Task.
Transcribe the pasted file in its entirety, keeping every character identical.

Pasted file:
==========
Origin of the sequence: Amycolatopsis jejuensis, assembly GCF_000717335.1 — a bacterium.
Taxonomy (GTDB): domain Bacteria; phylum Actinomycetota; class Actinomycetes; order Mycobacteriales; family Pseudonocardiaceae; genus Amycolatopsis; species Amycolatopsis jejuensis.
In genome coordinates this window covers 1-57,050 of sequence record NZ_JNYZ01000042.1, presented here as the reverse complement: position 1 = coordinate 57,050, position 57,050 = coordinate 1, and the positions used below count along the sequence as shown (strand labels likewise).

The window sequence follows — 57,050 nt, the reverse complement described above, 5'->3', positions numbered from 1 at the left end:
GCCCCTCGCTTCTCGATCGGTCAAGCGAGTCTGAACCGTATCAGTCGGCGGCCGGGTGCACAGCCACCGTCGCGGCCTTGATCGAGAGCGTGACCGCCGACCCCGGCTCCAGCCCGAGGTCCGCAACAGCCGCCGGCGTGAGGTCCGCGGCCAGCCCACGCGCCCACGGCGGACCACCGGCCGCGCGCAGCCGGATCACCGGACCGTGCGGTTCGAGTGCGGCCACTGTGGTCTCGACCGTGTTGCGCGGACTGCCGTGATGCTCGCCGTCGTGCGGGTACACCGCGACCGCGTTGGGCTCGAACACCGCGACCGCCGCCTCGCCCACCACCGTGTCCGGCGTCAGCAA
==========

Origin of the sequence: Amycolatopsis jejuensis, assembly GCF_000717335.1 — a bacterium.
Taxonomy (GTDB): domain Bacteria; phylum Actinomycetota; class Actinomycetes; order Mycobacteriales; family Pseudonocardiaceae; genus Amycolatopsis; species Amycolatopsis jejuensis.
In genome coordinates this window covers 1-57,050 of sequence record NZ_JNYZ01000042.1, presented here as the reverse complement: position 1 = coordinate 57,050, position 57,050 = coordinate 1, and the positions used below count along the sequence as shown (strand labels likewise).

The window sequence follows — 57,050 nt, the reverse complement described above, 5'->3', positions numbered from 1 at the left end:
GCCCCTCGCTTCTCGATCGGTCAAGCGAGTCTGAACCGTATCAGTCGGCGGCCGGGTGCACAGCCACCGTCGCGGCCTTGATCGAGAGCGTGACCGCCGACCCCGGCTCCAGCCCGAGGTCCGCAACAGCCGCCGGCGTGAGGTCCGCGGCCAGCCCACGCGCCCACGGCGGACCACCGGCCGCGCGCAGCCGGATCACCGGACCGTGCGGTTCGAGTGCGGCCACTGTGGTCTCGACCGTGTTGCGCGGACTGCCGTGATGCTCGCCGTCGTGCGGGTACACCGCGACCGCGTTGGGCTCGAACACCGCGACCGCCGCCTCGCCCACCACCGTGTCCGGCGTCAGCAA